Explore the power of aeroplanes, spaceships and horses.

This is the area of the advanced stemNRICH site devoted to the core applied mathematics underlying the sciences.

Get some practice using big and small numbers in chemistry.

Ever wondered what it would be like to vaporise a diamond? Find out inside...

Work out the numerical values for these physical quantities.

Many physical constants are only known to a certain accuracy. Explore the numerical error bounds in the mass of water and its constituents.

How fast would you have to throw a ball upwards so that it would never land?

Look at the calculus behind the simple act of a car going over a step.

Work in groups to try to create the best approximations to these physical quantities.

Estimate these curious quantities sufficiently accurately that you can rank them in order of size

Can you suggest a curve to fit some experimental data? Can you work out where the data might have come from?

What is an AC voltage? How much power does an AC power source supply?

Have you got the Mach knack? Discover the mathematics behind exceeding the sound barrier.

Find out why water is one of the most amazing compounds in the universe and why it is essential for life. - UNDER DEVELOPMENT

This is the technology section of stemNRICH - Core.

A look at a fluid mechanics technique called the Steady Flow Momentum Equation.

See how the motion of the simple pendulum is not-so-simple after all.

Problems which make you think about the kinetic ideas underlying the ideal gas laws.

Where will the spaceman go when he falls through these strange planetary systems?

Investigate why the Lennard-Jones potential gives a good approximate explanation for the behaviour of atoms at close ranges

How high will a ball taking a million seconds to fall travel?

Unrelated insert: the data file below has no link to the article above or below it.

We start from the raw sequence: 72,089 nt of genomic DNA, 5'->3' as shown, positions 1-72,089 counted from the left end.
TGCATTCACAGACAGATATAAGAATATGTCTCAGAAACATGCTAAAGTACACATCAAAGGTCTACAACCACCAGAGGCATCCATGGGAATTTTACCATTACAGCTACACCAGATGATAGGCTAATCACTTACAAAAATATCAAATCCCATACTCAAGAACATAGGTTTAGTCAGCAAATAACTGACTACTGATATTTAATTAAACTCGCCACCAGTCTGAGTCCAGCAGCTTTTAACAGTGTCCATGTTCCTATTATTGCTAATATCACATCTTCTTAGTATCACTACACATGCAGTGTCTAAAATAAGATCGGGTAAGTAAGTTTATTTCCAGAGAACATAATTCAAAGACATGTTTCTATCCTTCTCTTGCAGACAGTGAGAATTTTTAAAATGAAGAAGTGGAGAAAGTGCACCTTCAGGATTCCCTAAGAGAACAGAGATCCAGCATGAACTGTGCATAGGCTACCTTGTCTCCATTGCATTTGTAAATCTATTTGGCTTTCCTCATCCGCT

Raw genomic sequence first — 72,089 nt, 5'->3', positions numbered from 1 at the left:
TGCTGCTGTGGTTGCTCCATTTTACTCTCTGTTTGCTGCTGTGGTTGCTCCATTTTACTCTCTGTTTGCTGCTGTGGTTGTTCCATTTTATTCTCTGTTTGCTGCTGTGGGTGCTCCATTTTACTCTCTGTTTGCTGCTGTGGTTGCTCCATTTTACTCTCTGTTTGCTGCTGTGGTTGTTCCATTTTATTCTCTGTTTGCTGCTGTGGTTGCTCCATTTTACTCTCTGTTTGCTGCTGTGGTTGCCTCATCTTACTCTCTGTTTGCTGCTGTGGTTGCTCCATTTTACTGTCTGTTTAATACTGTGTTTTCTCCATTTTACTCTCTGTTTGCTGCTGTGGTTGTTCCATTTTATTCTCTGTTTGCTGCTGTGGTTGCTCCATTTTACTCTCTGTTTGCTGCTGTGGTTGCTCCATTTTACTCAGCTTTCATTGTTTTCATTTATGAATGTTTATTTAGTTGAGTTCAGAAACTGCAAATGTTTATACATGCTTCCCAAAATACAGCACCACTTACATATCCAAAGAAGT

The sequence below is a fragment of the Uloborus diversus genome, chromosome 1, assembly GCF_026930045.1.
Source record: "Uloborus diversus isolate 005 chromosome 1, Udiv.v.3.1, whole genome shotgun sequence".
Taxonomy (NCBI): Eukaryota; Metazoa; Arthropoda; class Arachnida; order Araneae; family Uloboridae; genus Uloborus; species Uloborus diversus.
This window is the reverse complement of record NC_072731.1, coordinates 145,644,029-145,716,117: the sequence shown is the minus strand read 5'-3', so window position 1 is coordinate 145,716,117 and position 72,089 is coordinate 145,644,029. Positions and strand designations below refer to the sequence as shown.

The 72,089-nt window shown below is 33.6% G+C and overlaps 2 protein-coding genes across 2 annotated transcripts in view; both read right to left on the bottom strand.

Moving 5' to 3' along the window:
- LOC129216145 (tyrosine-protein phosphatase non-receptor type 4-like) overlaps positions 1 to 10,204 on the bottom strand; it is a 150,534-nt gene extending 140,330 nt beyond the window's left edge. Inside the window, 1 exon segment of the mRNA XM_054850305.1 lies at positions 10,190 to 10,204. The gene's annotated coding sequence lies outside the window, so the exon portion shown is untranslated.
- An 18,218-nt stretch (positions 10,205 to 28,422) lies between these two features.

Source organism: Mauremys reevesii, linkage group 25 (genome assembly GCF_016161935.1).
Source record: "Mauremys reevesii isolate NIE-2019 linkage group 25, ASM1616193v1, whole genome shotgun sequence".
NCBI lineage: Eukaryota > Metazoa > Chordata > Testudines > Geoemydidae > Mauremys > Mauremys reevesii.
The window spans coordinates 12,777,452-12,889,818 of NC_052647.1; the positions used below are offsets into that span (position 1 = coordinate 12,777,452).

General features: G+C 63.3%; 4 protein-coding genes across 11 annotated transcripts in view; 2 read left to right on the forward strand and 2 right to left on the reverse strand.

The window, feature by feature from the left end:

Can you work out the natural time scale for the universe?

An introduction to a useful tool to check the validity of an equation.

A ball whooshes down a slide and hits another ball which flies off the slide horizontally as a projectile. How far does it go?

Look at the units in the expression for the energy levels of the electrons in a hydrogen atom according to the Bohr model.

Explore the Lorentz force law for charges moving in different ways.

Gravity on the Moon is about 1/6th that on the Earth. A pole-vaulter 2 metres tall can clear a 5 metres pole on the Earth. How high a pole could he clear on the Moon?

Which line graph, equations and physical processes go together?

How does the half-life of a drug affect the build up of medication in the body over time?

Explore the rates of growth of the sorts of simple polynomials often used in mathematical modelling.

Things are roughened up and friction is now added to the approximate simple pendulum

Show that even a very powerful spaceship would eventually run out of overtaking power

Use your skill and knowledge to place various scientific lengths in order of size. Can you judge the length of objects with sizes ranging from 1 Angstrom to 1 million km with no wrong attempts?

When you change the units, do the numbers get bigger or smaller?

Which units would you choose best to fit these situations?

Can you match up the entries from this table of units?

A look at the fluid mechanics questions that are raised by the Stonehenge 'bluestones'.

Explore the energy of this incredibly energetic particle which struck Earth on October 15th 1991

A look at different crystal lattice structures, and how they relate to structural properties

A think about the physics of a motorbike riding upside down

Investigate some of the issues raised by Geiger and Marsden's famous scattering experiment in which they fired alpha particles at a sheet of gold.

An article about the kind of maths a first year undergraduate in physics, engineering and other physical sciences courses might encounter. The aim is to highlight the link between particular maths. . . .

Derive an equation which describes satellite dynamics.

Some explanations of basic terms and some phenomena discovered by ancient astronomers

Explore how can changing the axes for a plot of an equation can lead to different shaped graphs emerging

An article demonstrating mathematically how various physical modelling assumptions affect the solution to the seemingly simple problem of the projectile.